Newark, NJ; April 4, 2018. Read FLyer and Agenda
Integrating Re-Use of Abandoned Properties for Healthy Food Options in Trenton, New Jersey
Through a 2014 partnership between the Center for Urban Environmental Sustainability (CUES) and Isles, this project examined redevelopment potential of properties in Trenton for food-related uses. It is organized into three phases: geographic information systems (GIS) modeling; field mapping of properties; and community surveys through questionnaires and focus groups.
National Community Gardening Survey
From 2011-2012, Rutgers faculty members Laura Lawson and Luke Drake collaborated with the American Community Gardening Association to conduct a survey of organizations involved in community gardening efforts. Some 445 organizations responded to the survey, representing over 8,000 community gardens in 50 U.S. states, Washington, D.C., the U.S. Virgin Islands, and eight Canadian provinces. This document provides a larger perspective on national efforts and a point of comparison to study New Jersey’s efforts.
Building Gardens and Capacity with the Community Gardening Movement in New Brunswick
In 2013, through funding received from the Rutgers Community-University Research Partnership, Rutgers Landscape Architecture faculty and students partnered with members of the New Brunswick Community Garden Coalition to develop design proposals and implement improvements to the Shiloh Community Garden, Jardín de Esperanza, and Archibald Community Garden.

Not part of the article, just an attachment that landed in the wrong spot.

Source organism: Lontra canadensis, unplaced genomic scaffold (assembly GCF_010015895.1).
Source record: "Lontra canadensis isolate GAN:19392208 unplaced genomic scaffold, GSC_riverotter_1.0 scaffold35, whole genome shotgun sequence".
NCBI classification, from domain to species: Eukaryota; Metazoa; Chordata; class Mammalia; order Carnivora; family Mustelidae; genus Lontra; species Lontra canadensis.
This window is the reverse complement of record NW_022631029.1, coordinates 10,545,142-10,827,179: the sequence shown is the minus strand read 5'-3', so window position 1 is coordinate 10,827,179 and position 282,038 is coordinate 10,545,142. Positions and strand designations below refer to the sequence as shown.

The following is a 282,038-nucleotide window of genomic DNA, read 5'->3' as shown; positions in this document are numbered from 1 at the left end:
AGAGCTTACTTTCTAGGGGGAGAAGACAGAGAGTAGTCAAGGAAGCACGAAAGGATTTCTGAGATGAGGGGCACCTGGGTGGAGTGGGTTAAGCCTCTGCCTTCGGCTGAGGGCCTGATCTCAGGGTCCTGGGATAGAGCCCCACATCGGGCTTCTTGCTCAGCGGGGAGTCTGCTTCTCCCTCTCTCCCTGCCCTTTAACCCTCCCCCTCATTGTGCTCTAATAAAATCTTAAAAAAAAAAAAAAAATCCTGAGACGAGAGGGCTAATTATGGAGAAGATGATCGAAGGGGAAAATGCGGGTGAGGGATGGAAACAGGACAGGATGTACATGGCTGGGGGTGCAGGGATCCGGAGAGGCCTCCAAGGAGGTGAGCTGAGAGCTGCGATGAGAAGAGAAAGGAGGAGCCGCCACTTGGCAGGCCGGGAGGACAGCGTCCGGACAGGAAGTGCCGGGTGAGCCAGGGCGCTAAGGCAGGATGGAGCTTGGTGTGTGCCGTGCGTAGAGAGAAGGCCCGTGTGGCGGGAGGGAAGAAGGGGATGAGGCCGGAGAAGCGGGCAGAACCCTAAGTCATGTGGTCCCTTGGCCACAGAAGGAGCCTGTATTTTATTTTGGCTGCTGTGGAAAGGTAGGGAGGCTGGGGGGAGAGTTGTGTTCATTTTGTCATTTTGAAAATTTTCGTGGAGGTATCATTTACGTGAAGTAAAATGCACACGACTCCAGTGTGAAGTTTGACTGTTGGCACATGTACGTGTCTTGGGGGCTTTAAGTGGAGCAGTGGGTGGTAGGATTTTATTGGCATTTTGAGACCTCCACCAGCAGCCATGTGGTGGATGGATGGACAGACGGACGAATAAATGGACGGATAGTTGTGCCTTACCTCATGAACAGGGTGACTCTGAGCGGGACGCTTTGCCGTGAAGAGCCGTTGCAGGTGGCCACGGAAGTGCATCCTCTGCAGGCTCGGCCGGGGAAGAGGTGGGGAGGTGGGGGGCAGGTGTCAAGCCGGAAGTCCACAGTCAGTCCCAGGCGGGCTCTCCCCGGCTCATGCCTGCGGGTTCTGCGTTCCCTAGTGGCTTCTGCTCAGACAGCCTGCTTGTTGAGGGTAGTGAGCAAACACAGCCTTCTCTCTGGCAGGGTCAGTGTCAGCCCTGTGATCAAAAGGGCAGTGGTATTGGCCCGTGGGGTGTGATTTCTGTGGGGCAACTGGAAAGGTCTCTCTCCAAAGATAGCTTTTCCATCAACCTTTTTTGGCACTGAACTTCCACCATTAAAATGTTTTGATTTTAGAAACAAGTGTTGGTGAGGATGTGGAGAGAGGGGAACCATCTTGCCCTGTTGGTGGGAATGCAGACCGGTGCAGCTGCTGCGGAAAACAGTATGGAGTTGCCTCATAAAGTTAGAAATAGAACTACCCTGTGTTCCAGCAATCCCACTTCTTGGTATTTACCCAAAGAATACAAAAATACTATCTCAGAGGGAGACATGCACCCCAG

Gardening the Garden State
In 2013, a group of students from the Department of Landscape Architecture conducted a series of case studies of community gardens in New Jersey. Sites ranged from West Milford in North Jersey to Moorestown in South Jersey. This was an initial exploration that helped shed light on the diversity of community gardens in the state.
Ag + Landscape Colloquium
This annual course taught by Arianna Lindberg explores different aspects of agriculture in the state. In 2013, the class conducted case studies of multiple urban garden efforts. In 2015, the class conducted case studies of urban school gardens in New Jersey. 2017 they explored farmers markets and their communities.
Sustainable Farming on the Urban Fringe
This site provides practical insights for farmers, communities, and policy makers looking to maintain thriving, healthy, durable farms in New Jersey's densely packed urban fringe. The Sustainable Farming on the Urban Fringe Newsletter Archive is also a helpful resource.
New Jersey Master Gardeners Program
A program of the Rutgers New Jersey Agricultural Experiment Station (NJAES) Cooperative Extension, the Master Gardener program provides education and training in gardening to the general public. Anyone with an interest in gardening and a commitment to volunteer service can become a Rutgers Master Gardener. No previous education or training in horticulture is required.
Presentations (click titles to link to presentations):
Best Management Practice for Community Gardens: Examples from Urban, Suburban, and Rural New Jersey
This presentation at the 2013 American Community Gardening Association conference includes additional materials contributed by audience members after the presentation.
Best Management Practices for Community Gardens
This document is based on a presentation given in 2013 at the New Jersey Community Garden Conference, Ferlinghuysen Arboretum.
A Brief History of Urban Garden Programs in the United States
This presentation summarizes the history of urban gardening in the United States. It is based on the book, City Bountiful: A Century of Community Gardening in America, by Laura Lawson (Berkeley: University of California Press, 2005).